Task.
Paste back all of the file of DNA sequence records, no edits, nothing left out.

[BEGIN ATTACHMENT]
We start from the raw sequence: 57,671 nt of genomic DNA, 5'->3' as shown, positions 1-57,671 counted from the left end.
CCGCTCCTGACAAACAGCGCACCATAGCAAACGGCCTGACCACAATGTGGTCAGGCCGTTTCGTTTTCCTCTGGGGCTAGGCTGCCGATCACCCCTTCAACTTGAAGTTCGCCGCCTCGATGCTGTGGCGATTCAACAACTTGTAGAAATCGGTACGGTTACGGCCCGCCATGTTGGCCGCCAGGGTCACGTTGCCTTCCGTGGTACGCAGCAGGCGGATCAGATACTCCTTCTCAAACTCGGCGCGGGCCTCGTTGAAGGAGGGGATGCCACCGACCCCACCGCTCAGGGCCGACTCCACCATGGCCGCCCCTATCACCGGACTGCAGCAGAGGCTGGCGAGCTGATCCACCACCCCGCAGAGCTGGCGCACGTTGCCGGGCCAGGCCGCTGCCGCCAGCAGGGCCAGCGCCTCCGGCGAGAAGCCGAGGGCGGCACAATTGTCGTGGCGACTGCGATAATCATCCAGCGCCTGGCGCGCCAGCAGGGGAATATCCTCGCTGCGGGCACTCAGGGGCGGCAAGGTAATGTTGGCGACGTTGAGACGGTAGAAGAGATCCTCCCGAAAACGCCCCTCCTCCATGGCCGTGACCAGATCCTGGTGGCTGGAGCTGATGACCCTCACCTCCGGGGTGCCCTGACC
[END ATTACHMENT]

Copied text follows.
We start from the raw sequence: 57,671 nt of genomic DNA, 5'->3' as shown, positions 1-57,671 counted from the left end.
CCGCTCCTGACAAACAGCGCACCATAGCAAACGGCCTGACCACAATGTGGTCAGGCCGTTTCGTTTTCCTCTGGGGCTAGGCTGCCGATCACCCCTTCAACTTGAAGTTCGCCGCCTCGATGCTGTGGCGATTCAACAACTTGTAGAAATCGGTACGGTTACGGCCCGCCATGTTGGCCGCCAGGGTCACGTTGCCTTCCGTGGTACGCAGCAGGCGGATCAGATACTCCTTCTCAAACTCGGCGCGGGCCTCGTTGAAGGAGGGGATGCCACCGACCCCACCGCTCAGGGCCGACTCCACCATGGCCGCCCCTATCACCGGACTGCAGCAGAGGCTGGCGAGCTGATCCACCACCCCGCAGAGCTGGCGCACGTTGCCGGGCCAGGCCGCTGCCGCCAGCAGGGCCAGCGCCTCCGGCGAGAAGCCGAGGGCGGCACAATTGTCGTGGCGACTGCGATAATCATCCAGCGCCTGGCGCGCCAGCAGGGGAATATCCTCGCTGCGGGCACTCAGGGGCGGCAAGGTAATGTTGGCGACGTTGAGACGGTAGAAGAGATCCTCCCGAAAACGCCCCTCCTCCATGGCCGTGACCAGATCCTGGTGGCTGGAGCTGATGACCCTCACCTCCGGGGTGCCCTGACC